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As I See It > February 2011

Edgerton has always been a railroad town in the truest sense. If it weren't for the railroad coming through in the late 1800s, the town would never have existed.

During the pioneer days of Johnson County, Lanesfield, a community with about 100 people at the time, and the small town of McCamish, cropped up near the current Edgerton. The Santa Fe and Oregon trails split nearby, making the location ideal for an outpost.

In 1870, Judge David Martin laid out a town on his farm land. Martin named the town Martinsburg, but the next year saw the Santa Fe Railroad come through town, the Edgerton Depot built, and the town renamed Edgerton.

Settlers from Lanesfield and McCamish moved to what would become the more prosperous Edgerton to be closer to the railroad. Both towns then vanished as viable communities as the railroad passed them by.

Churches, mills, and stores quickly sprang up around the depot, and in 1883 Edgerton was incorporated with a population of about 350 and a downtown with three general stores, a hardware store, two drugstores, four agricultural implement stores, and two hotels.

The development of railroads played an important role on both sides of the state line in the Kansas City metro. Edgerton, Kan., and Edgerton, Mo., shared similar beginnings as railroad towns. Both were named after men closely connected to the railroad. Edgerton, Kan., was named for David Martin Edgerton, credited as the chief engineer of the Kansas Pacific Railroad's track construction. (The Kansas Pacific became part of the Union Pacific Railroad in 1880.) The railroad magnate also helped develop the metro's first cable streetcar system. Edgerton, Mo., was named for Henry Edgerton, a lawyer for the railroad's financier.

For the most part, the glory days of the railroad in Edgerton have long come and gone—but 2011 finds Edgerton preparing to return to its railroad past with a promising future. The catalyst is construction of the Burlington Northern Santa Fe (BNSF) Railways intermodal freight facility.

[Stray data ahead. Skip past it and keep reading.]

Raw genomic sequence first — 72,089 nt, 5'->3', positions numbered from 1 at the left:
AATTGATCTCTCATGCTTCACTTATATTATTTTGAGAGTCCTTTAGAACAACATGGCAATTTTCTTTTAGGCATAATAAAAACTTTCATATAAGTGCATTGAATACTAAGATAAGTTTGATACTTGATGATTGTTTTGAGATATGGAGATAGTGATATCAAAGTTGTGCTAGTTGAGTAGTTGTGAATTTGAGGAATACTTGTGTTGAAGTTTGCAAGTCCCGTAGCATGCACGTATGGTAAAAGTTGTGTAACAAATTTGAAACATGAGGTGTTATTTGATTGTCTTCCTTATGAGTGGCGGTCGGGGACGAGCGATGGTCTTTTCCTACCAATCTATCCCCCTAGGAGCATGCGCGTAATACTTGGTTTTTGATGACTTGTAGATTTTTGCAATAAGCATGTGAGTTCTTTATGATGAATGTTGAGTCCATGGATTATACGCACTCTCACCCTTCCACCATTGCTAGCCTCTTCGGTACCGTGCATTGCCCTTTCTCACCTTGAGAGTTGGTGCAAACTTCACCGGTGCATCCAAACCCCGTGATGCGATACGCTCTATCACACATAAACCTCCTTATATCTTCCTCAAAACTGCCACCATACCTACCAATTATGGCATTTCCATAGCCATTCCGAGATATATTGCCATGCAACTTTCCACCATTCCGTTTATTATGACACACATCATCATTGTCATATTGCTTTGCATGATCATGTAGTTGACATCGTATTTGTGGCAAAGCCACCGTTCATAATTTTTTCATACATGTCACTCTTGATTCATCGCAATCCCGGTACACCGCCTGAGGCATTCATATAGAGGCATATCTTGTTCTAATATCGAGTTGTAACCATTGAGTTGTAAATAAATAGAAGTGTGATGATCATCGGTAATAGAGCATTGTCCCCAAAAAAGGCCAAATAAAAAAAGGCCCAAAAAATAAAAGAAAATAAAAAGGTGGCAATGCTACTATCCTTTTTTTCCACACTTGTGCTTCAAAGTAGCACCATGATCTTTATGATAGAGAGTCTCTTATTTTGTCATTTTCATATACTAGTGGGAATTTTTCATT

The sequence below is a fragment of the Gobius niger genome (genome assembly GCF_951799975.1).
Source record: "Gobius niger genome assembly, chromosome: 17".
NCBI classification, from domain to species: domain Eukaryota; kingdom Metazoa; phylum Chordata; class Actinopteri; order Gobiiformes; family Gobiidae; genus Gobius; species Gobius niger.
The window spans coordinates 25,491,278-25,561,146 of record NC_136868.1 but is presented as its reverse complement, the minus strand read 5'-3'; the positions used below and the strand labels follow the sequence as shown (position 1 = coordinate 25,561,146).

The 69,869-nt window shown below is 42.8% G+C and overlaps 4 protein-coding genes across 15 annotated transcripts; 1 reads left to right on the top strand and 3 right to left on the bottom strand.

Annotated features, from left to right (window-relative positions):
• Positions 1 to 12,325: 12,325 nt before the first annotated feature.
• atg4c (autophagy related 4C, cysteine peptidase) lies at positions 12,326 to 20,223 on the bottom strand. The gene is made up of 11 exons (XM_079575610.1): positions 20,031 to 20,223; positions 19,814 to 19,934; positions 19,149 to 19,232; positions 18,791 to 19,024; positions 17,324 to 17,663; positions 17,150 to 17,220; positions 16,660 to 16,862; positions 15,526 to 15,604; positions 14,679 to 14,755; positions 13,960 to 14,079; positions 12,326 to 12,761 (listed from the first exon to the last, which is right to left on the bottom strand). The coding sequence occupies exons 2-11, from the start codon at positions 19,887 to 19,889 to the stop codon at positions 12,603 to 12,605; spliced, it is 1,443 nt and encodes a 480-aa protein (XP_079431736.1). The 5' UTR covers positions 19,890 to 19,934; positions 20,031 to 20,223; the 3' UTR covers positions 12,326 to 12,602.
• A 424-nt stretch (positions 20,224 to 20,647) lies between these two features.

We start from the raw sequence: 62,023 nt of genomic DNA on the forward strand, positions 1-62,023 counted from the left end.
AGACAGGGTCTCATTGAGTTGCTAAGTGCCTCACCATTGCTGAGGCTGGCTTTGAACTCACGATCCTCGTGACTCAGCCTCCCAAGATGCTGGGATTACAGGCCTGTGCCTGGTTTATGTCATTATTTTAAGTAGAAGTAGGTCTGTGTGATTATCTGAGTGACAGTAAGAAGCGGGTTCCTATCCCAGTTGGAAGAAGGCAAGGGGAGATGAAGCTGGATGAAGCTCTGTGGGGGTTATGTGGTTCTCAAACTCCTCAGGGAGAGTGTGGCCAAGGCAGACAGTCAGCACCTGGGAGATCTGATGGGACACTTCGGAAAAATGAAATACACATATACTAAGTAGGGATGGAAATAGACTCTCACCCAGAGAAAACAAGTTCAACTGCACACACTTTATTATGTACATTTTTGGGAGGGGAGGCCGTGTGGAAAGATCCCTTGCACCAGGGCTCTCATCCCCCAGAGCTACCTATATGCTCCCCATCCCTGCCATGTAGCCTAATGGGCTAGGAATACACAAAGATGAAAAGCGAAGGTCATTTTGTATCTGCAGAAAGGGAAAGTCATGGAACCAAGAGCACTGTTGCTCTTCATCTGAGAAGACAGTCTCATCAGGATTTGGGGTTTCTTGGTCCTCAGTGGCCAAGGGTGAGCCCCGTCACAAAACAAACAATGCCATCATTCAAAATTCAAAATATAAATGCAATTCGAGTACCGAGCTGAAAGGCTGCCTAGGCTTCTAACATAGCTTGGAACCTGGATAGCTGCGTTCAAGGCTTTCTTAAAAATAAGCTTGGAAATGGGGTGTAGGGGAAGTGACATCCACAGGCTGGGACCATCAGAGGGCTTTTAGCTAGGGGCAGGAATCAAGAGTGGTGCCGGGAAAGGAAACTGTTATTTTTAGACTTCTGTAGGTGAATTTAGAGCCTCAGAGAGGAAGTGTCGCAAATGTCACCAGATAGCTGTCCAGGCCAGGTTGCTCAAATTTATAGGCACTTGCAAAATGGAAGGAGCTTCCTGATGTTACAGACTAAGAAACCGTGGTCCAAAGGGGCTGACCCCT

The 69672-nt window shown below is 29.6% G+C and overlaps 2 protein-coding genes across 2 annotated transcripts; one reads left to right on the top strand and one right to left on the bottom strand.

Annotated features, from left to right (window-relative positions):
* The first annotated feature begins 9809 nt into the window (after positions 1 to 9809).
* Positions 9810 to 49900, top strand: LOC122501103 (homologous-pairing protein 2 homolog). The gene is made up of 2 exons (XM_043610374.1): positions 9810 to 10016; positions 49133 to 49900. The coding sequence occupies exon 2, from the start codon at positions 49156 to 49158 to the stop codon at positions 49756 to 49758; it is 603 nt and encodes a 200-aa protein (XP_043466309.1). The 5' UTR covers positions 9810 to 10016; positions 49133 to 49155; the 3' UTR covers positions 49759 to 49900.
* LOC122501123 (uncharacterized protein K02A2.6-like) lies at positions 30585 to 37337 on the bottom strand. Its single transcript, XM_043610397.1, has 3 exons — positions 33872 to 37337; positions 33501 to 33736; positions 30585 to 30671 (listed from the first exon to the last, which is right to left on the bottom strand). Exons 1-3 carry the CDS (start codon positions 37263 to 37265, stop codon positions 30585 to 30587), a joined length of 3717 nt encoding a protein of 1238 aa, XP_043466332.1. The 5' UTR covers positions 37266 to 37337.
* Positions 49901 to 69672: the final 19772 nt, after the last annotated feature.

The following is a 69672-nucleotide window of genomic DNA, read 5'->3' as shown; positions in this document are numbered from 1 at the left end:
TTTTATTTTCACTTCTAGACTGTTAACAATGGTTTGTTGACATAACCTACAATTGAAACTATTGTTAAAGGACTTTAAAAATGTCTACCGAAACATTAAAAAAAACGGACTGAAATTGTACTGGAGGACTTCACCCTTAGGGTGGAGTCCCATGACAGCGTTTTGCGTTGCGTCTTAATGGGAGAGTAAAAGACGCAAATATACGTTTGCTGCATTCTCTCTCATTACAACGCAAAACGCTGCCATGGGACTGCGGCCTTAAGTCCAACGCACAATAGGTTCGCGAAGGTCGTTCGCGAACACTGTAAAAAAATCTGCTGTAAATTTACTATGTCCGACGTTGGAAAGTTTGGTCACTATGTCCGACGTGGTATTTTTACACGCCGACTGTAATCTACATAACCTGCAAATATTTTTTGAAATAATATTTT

For the most part, intermodal transportation has always been around in Johnson County, elsewhere in Kansas, and across the nation. Whenever freight was unloaded from a horse-drawn wagon and reloaded onto a rail car, in a sense that was intermodal (movement of the same cargo using two or more modes of transportation).

Intermodal transportation has evolved into the systematic movement of goods across multiple modes of transport. Now, rather than unloading a wagon and putting boxes onto a train, the entire wagon is rolled onto a flatcar and the freight is shipped that way. Of course, the "wagon" is now a truck trailer or ship container, loaded onto rail cars by massive cranes.

Plans for the intermodal facility in southeast Johnson County have been discussed, and sometimes cussed, for more than two years. The process has involved all levels of government—the City of Edgerton, Johnson County, the State of Kansas, and the federal government—along with public/private partnerships with BNSF and The Allen Group.

The decision to move forward with the project—while difficult and not without its critics—was ultimately the right choice for Edgerton, the Johnson County community, and the state.

It's a big investment. Kansas and Johnson County have invested about $32 million in necessary road improvements, including 191st Street and the new I-35 interchange at Homestead Lane to 199th Street, because it is a smart, environmentally friendly, cost-effective infrastructure improvement.

In addition, the Kansas Department of Transportation has agreed to provide a $35 million grant to BNSF from the state's Rail Assistance Program. The grant will be repaid from the state's utilities sales tax, generated on the intermodal facility and a separate warehousing and distribution complex.

It's ready to go. Construction on the new $250 million, 443-acre intermodal shipping facility is scheduled to start by early spring. The project will take about three years, with completion targeted for late 2013.

The project brings new jobs. The builders have a commitment with BNSF to hire at least 85 percent of an estimated 660 construction workers from the Kansas City area, to hire employees and subcontractors at the prevailing wage, and to use minority and disadvantaged business enterprises for a significant amount of the work.

That's not all.

Construction of the separate $500 million, 7.1 million-square-foot logistics park, which will be developed by The Allen Group on about 560 acres, is expected to begin by the second quarter of 2011 and take 10 to 15 years to build. That means more jobs and more economic development.

The complete project is expected to create about 8,700 jobs.

The intermodal facility finally is seeing the light at the end of a long tunnel. It will keep Johnson County on the right track for decades to come by creating economic development opportunities and business growth, generating revenue, and providing environmental benefits in the near and distant future.

And it opens a new chapter in Edgerton's proud railroading history.